International sustainability consultancy Sancroft, works with some of the world’s leading companies to improve their environment, ethical and social impact. It has developed a report examining the’skyrocketing’ plastics compliance costs’ up 800% per tonne, in the last three years alone’ and identified key drivers to eco change. Here, Sancroft’s senior consultant Dom de Ville highlights how this new operating environment calls for organisations to rethink their business model…
We have all sat on aircraft and seen our rubbish being collected by the cabin crew as they pass down the aisles with bags’ but it is what happens to it next which concerns me. Airlines have mixed practice on recycling. Sometimes there will be separate bags for food waste and recyclables, but usually just one bag for everything. The fast turnaround on flights and variable facilities at airports means that packaging is not recycled as much as it could and should be.
Whilst Covid-19 may mean that the industry’s focus is elsewhere right now, the issue of managing the waste stream is one of the biggest challenges for airlines. It is not the biggest, but eventually it will return, and environmentally-savvy passengers will demand it.
For those companies that supply food and drink to international airlines, this is a huge opportunity to create a unique selling point around zero waste (supported by 100% recyclable packaging) and is actually a way cutting costs too.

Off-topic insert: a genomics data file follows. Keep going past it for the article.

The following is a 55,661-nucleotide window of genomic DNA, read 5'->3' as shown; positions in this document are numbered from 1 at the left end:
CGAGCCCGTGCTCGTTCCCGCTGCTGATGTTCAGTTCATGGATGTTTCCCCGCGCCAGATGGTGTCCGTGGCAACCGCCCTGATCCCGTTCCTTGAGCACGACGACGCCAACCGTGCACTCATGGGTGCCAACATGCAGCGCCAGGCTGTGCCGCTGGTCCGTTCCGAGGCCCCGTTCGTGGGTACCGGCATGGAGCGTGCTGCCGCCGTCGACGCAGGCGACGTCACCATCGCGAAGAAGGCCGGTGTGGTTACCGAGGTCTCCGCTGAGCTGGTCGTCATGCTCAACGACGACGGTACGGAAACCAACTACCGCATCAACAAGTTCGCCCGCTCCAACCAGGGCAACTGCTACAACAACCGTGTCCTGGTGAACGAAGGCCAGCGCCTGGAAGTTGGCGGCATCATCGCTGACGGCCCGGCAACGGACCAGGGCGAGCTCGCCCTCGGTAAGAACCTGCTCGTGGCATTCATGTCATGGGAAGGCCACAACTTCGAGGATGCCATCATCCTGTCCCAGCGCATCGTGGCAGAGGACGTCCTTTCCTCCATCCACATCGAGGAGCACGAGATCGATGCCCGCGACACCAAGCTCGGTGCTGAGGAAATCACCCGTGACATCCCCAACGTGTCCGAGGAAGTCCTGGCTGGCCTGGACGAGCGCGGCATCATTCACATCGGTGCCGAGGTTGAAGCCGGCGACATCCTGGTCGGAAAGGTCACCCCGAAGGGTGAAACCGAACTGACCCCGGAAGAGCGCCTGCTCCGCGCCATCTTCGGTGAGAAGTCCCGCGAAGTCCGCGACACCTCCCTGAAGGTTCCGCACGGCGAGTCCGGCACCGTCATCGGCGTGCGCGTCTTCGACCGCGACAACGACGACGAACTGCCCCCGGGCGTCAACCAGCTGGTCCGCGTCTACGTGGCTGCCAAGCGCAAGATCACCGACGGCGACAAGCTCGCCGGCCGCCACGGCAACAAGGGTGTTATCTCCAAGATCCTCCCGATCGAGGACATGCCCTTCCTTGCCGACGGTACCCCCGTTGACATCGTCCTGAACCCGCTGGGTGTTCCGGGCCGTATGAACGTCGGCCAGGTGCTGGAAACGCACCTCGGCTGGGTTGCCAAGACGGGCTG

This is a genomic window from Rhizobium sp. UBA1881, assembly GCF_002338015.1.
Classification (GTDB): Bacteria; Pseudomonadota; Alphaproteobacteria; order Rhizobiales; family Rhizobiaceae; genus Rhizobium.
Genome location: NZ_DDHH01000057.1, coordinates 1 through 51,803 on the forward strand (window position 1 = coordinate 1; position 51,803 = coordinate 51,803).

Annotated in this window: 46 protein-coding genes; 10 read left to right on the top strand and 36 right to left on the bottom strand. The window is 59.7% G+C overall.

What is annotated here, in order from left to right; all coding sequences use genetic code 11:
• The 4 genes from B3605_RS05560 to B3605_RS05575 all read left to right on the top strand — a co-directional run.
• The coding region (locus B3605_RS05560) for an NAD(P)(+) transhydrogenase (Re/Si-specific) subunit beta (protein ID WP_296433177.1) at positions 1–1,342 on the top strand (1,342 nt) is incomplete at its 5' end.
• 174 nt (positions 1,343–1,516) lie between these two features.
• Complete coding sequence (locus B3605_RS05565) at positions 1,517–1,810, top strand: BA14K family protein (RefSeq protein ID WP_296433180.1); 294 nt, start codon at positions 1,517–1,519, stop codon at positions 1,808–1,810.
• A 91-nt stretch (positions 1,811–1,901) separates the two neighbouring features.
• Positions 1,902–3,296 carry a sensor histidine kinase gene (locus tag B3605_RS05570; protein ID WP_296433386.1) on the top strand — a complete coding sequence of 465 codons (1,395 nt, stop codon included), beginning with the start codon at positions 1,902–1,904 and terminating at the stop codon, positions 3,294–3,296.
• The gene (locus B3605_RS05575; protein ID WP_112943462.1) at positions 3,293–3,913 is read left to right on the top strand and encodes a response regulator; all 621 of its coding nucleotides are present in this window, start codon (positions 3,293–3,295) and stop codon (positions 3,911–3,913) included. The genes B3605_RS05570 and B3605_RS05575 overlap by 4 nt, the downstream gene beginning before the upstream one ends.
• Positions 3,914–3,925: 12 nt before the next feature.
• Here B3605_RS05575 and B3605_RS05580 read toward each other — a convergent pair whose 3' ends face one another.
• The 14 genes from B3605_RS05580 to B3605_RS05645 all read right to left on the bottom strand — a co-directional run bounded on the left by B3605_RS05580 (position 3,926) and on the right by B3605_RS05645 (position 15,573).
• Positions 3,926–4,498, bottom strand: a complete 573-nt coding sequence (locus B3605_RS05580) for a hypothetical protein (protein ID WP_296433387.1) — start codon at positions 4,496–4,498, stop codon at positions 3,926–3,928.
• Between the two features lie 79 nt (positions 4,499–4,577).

Any airline, or organisation in their supply chain, that is not aware of new and forthcoming requirements for the removal of unnecessary material and an insistence on the necessity of recycling needs to know these are really important, and that they need to act now.
Looking at the UK, the Plastics Tax coming into force in 2022 will see businesses whose products have less than 30% recyclable material being charged ‘£200 per tonne.
The Extended Producer Responsibility (EPR) will force producers and users of packaging to pay the full net cost of collecting, reprocessing and recycling packaging to local authorities.
Also on the rise are Packaging Recovery Note (PRN) charges, the fees that companies must pay towards the collection and disposal of plastic packaging waste they put on the market.
The EU’s announcement that it is to introduce a ‘¬800 a tonne levy on plastic waste from January 2021 as part of the bloc’s ‘¬750 billion coronavirus recovery fund agreement is another sure-fire sign of what is to come elsewhere.
The ambition for the airline industry as a whole must be to move towards zero-waste, dealing with its own waste effectively and holding its supply chain to account on good practice, avoiding huge associated costs as a result.
Put simply, the financial burden is too high for airlines to continue the way they have been.
The new operating environment calls for industry, globally, to rethink its model from one that sees plastic packaging as a basic cost of doing business, much like paying your monthly gas bill, to one that understands the fundamental changes that need to be made to the business for it to thrive sustainability and profitably.
As we begin to define our modified business models, we cannot afford to forget the key issues that define us.